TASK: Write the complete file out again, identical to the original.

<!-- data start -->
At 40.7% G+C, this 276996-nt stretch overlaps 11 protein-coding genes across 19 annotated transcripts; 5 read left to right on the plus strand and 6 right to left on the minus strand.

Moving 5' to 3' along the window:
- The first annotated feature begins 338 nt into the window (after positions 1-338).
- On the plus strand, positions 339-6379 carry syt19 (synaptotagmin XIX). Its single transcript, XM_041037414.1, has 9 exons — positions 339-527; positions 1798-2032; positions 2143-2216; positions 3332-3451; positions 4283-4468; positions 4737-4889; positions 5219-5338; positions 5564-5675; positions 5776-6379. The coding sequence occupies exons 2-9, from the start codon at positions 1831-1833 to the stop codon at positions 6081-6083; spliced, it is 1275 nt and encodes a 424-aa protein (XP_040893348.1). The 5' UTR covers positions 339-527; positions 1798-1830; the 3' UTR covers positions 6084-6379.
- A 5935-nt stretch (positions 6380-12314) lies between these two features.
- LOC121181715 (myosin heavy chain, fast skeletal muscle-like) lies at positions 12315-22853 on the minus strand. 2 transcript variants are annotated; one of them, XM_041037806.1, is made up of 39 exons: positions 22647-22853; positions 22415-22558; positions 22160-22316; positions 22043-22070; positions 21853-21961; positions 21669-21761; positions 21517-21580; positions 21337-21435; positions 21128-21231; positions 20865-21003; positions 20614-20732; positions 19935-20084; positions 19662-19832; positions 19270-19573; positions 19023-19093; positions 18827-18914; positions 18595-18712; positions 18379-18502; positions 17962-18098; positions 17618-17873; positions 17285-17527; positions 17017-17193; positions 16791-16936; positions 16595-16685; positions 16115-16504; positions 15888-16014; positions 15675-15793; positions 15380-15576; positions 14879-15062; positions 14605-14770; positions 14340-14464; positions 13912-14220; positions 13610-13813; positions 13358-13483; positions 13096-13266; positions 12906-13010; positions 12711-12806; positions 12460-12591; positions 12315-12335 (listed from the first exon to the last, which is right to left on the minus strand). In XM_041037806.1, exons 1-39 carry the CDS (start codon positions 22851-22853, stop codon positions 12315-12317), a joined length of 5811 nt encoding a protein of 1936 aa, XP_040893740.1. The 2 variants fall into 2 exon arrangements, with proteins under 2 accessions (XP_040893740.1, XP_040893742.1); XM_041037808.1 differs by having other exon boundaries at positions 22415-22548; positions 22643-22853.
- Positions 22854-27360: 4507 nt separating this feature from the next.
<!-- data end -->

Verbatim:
At 40.7% G+C, this 276996-nt stretch overlaps 11 protein-coding genes across 19 annotated transcripts; 5 read left to right on the plus strand and 6 right to left on the minus strand.

Moving 5' to 3' along the window:
- The first annotated feature begins 338 nt into the window (after positions 1-338).
- On the plus strand, positions 339-6379 carry syt19 (synaptotagmin XIX). Its single transcript, XM_041037414.1, has 9 exons — positions 339-527; positions 1798-2032; positions 2143-2216; positions 3332-3451; positions 4283-4468; positions 4737-4889; positions 5219-5338; positions 5564-5675; positions 5776-6379. The coding sequence occupies exons 2-9, from the start codon at positions 1831-1833 to the stop codon at positions 6081-6083; spliced, it is 1275 nt and encodes a 424-aa protein (XP_040893348.1). The 5' UTR covers positions 339-527; positions 1798-1830; the 3' UTR covers positions 6084-6379.
- A 5935-nt stretch (positions 6380-12314) lies between these two features.
- LOC121181715 (myosin heavy chain, fast skeletal muscle-like) lies at positions 12315-22853 on the minus strand. 2 transcript variants are annotated; one of them, XM_041037806.1, is made up of 39 exons: positions 22647-22853; positions 22415-22558; positions 22160-22316; positions 22043-22070; positions 21853-21961; positions 21669-21761; positions 21517-21580; positions 21337-21435; positions 21128-21231; positions 20865-21003; positions 20614-20732; positions 19935-20084; positions 19662-19832; positions 19270-19573; positions 19023-19093; positions 18827-18914; positions 18595-18712; positions 18379-18502; positions 17962-18098; positions 17618-17873; positions 17285-17527; positions 17017-17193; positions 16791-16936; positions 16595-16685; positions 16115-16504; positions 15888-16014; positions 15675-15793; positions 15380-15576; positions 14879-15062; positions 14605-14770; positions 14340-14464; positions 13912-14220; positions 13610-13813; positions 13358-13483; positions 13096-13266; positions 12906-13010; positions 12711-12806; positions 12460-12591; positions 12315-12335 (listed from the first exon to the last, which is right to left on the minus strand). In XM_041037806.1, exons 1-39 carry the CDS (start codon positions 22851-22853, stop codon positions 12315-12317), a joined length of 5811 nt encoding a protein of 1936 aa, XP_040893740.1. The 2 variants fall into 2 exon arrangements, with proteins under 2 accessions (XP_040893740.1, XP_040893742.1); XM_041037808.1 differs by having other exon boundaries at positions 22415-22548; positions 22643-22853.
- Positions 22854-27360: 4507 nt separating this feature from the next.